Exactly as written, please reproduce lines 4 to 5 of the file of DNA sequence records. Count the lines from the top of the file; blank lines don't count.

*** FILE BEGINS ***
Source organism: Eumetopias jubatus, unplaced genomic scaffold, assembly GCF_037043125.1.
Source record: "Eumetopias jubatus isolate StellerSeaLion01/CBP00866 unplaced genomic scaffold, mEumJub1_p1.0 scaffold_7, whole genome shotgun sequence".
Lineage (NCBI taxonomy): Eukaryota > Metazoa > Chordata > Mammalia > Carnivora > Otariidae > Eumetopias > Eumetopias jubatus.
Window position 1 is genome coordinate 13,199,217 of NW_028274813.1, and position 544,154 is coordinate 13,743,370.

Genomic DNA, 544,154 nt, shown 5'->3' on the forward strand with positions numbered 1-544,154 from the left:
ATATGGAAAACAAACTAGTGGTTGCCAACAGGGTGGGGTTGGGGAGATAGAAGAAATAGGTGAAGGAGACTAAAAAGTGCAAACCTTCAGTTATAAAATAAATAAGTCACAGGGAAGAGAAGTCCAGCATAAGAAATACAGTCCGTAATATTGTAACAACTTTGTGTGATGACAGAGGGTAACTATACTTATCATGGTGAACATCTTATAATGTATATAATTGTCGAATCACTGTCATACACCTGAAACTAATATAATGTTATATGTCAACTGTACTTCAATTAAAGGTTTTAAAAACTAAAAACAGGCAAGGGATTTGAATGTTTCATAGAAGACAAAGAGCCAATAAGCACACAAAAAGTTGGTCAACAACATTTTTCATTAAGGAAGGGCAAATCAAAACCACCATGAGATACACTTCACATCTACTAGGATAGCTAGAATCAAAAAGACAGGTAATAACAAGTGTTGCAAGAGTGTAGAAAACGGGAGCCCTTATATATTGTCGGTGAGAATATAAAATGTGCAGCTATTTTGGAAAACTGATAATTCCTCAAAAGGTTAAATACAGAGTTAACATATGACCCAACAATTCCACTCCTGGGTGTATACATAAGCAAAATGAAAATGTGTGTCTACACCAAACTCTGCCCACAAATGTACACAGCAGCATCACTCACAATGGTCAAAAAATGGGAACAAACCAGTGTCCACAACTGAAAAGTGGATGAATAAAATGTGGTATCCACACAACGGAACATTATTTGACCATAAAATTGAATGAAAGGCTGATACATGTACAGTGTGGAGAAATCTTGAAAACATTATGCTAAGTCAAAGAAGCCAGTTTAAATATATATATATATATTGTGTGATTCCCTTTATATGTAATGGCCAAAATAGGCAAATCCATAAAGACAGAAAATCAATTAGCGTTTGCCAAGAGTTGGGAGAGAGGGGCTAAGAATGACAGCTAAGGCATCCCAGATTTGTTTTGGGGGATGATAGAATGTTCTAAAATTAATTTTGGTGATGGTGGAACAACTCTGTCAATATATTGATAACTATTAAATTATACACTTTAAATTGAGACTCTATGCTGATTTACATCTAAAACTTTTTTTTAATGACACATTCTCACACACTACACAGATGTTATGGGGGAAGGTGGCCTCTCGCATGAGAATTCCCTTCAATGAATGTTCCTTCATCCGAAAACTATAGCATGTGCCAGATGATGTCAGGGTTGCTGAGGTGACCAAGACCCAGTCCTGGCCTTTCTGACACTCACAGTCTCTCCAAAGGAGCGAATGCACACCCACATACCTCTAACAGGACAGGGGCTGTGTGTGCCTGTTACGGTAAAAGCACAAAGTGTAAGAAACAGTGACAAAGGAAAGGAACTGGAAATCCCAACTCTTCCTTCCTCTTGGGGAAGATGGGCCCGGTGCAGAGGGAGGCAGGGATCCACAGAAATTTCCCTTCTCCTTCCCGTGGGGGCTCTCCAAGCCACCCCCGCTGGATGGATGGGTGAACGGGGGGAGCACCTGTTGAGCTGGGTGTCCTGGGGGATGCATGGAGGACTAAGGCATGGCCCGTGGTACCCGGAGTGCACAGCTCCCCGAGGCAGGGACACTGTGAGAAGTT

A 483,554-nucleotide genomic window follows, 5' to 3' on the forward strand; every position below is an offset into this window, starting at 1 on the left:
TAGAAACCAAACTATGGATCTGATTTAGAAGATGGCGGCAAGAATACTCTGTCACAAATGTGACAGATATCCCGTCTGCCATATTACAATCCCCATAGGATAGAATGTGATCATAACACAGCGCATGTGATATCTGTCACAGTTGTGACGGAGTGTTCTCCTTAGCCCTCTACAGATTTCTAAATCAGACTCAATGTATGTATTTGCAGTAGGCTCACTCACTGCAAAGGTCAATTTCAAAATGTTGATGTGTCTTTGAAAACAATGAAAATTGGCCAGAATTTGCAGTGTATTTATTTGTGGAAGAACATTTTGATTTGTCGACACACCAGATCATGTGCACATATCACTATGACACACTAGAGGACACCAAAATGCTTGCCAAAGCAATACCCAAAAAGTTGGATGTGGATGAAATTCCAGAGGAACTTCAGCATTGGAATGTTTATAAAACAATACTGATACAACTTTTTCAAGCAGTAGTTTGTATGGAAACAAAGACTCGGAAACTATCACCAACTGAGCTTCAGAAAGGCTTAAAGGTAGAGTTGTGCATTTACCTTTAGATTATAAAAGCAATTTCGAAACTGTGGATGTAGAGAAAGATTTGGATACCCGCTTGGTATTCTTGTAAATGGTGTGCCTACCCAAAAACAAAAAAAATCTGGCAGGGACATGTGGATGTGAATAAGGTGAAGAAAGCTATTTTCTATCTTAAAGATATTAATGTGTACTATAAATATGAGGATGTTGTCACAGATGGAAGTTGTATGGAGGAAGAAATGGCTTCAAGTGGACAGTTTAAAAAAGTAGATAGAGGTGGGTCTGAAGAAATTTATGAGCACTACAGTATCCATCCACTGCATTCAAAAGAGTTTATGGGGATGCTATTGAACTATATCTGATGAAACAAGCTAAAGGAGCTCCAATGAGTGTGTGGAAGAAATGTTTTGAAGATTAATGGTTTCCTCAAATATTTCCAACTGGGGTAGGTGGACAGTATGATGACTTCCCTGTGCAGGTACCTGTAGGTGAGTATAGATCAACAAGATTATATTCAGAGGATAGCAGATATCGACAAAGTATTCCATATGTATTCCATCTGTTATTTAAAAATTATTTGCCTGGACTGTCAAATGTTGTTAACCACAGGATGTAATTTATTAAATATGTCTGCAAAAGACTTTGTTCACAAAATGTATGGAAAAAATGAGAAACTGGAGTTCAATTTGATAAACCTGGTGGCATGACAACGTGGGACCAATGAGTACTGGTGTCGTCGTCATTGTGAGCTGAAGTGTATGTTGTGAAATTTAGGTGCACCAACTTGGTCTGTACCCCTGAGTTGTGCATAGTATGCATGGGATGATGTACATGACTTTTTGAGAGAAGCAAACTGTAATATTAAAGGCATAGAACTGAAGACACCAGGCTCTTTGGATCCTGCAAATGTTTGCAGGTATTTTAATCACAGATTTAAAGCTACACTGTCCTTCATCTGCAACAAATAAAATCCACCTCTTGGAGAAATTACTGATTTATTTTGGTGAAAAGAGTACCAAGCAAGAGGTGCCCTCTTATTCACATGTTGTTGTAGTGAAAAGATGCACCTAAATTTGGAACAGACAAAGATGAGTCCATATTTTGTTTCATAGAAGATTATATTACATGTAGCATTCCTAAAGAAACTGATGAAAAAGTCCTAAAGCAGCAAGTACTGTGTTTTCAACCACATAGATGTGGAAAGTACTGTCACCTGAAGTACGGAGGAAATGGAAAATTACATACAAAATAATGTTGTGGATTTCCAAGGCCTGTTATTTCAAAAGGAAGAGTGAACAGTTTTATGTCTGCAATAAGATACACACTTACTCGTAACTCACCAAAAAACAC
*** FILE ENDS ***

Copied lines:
Window position 1 is genome coordinate 13,199,217 of NW_028274813.1, and position 544,154 is coordinate 13,743,370.

Genomic DNA, 544,154 nt, shown 5'->3' on the forward strand with positions numbered 1-544,154 from the left: